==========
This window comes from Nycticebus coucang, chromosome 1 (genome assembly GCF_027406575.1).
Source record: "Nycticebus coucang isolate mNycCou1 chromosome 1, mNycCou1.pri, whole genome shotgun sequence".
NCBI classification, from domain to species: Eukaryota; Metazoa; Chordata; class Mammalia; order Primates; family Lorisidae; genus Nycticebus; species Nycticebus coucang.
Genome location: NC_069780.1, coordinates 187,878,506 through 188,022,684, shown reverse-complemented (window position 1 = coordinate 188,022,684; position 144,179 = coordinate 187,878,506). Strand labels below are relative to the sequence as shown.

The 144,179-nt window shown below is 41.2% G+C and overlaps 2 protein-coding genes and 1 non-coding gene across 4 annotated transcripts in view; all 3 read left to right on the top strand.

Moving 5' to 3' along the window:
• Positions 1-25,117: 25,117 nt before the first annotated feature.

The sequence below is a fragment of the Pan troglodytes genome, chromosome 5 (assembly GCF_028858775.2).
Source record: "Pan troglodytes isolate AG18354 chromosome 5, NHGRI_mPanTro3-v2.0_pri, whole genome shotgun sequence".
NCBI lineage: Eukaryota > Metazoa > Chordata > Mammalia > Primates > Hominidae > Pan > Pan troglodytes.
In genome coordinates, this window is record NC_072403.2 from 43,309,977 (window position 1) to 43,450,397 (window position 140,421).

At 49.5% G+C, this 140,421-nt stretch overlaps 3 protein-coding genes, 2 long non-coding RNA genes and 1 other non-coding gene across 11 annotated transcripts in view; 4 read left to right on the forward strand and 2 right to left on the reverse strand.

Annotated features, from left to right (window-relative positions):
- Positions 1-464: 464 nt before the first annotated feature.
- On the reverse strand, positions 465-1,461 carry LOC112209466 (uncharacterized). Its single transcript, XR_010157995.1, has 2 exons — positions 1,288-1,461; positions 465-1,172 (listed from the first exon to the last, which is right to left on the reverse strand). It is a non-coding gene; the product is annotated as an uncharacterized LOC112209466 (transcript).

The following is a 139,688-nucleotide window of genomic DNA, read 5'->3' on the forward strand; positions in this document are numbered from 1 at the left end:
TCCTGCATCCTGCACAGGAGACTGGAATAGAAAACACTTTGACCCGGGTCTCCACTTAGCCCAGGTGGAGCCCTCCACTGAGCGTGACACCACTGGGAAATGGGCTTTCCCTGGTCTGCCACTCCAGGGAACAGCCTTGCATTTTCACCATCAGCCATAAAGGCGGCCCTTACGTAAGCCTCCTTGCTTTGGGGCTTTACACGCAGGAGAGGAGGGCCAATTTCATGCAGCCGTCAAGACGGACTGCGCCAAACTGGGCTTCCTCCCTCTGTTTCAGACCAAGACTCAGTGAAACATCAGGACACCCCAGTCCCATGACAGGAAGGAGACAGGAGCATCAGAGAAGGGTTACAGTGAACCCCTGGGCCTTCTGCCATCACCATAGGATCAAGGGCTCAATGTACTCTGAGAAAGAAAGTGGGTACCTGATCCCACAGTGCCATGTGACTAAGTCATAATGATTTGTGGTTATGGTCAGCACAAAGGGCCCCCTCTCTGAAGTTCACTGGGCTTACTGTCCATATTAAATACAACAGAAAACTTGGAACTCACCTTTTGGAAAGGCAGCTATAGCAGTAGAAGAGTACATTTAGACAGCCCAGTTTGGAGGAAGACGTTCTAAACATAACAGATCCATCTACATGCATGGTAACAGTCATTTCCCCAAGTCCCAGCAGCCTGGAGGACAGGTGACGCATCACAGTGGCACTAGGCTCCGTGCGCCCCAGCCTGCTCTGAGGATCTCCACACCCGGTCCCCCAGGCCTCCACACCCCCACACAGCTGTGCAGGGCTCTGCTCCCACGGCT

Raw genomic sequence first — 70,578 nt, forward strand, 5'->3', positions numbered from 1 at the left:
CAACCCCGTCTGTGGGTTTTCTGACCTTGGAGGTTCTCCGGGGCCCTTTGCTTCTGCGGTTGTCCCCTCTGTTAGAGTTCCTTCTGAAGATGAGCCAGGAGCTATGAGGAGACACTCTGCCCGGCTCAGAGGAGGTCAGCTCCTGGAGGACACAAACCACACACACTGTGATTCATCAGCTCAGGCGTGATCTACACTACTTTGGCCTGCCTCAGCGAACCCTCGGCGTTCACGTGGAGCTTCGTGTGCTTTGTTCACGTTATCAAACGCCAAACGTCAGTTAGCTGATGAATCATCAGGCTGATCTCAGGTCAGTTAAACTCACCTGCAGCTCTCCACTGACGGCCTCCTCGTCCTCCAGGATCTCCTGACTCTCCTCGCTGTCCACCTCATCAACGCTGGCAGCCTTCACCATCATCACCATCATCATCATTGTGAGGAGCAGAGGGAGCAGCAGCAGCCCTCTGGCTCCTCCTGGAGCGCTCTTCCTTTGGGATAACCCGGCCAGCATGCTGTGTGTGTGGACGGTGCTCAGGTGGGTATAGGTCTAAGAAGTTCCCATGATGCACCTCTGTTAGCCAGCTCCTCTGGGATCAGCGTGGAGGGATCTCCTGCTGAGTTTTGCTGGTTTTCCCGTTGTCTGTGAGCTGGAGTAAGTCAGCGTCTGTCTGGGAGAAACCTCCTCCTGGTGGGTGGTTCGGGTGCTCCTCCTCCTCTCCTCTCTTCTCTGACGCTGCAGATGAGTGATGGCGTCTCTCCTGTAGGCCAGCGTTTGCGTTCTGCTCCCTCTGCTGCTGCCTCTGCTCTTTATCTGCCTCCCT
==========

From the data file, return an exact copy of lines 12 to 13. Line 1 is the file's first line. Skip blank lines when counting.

At 49.5% G+C, this 140,421-nt stretch overlaps 3 protein-coding genes, 2 long non-coding RNA genes and 1 other non-coding gene across 11 annotated transcripts in view; 4 read left to right on the forward strand and 2 right to left on the reverse strand.

Annotated features, from left to right (window-relative positions):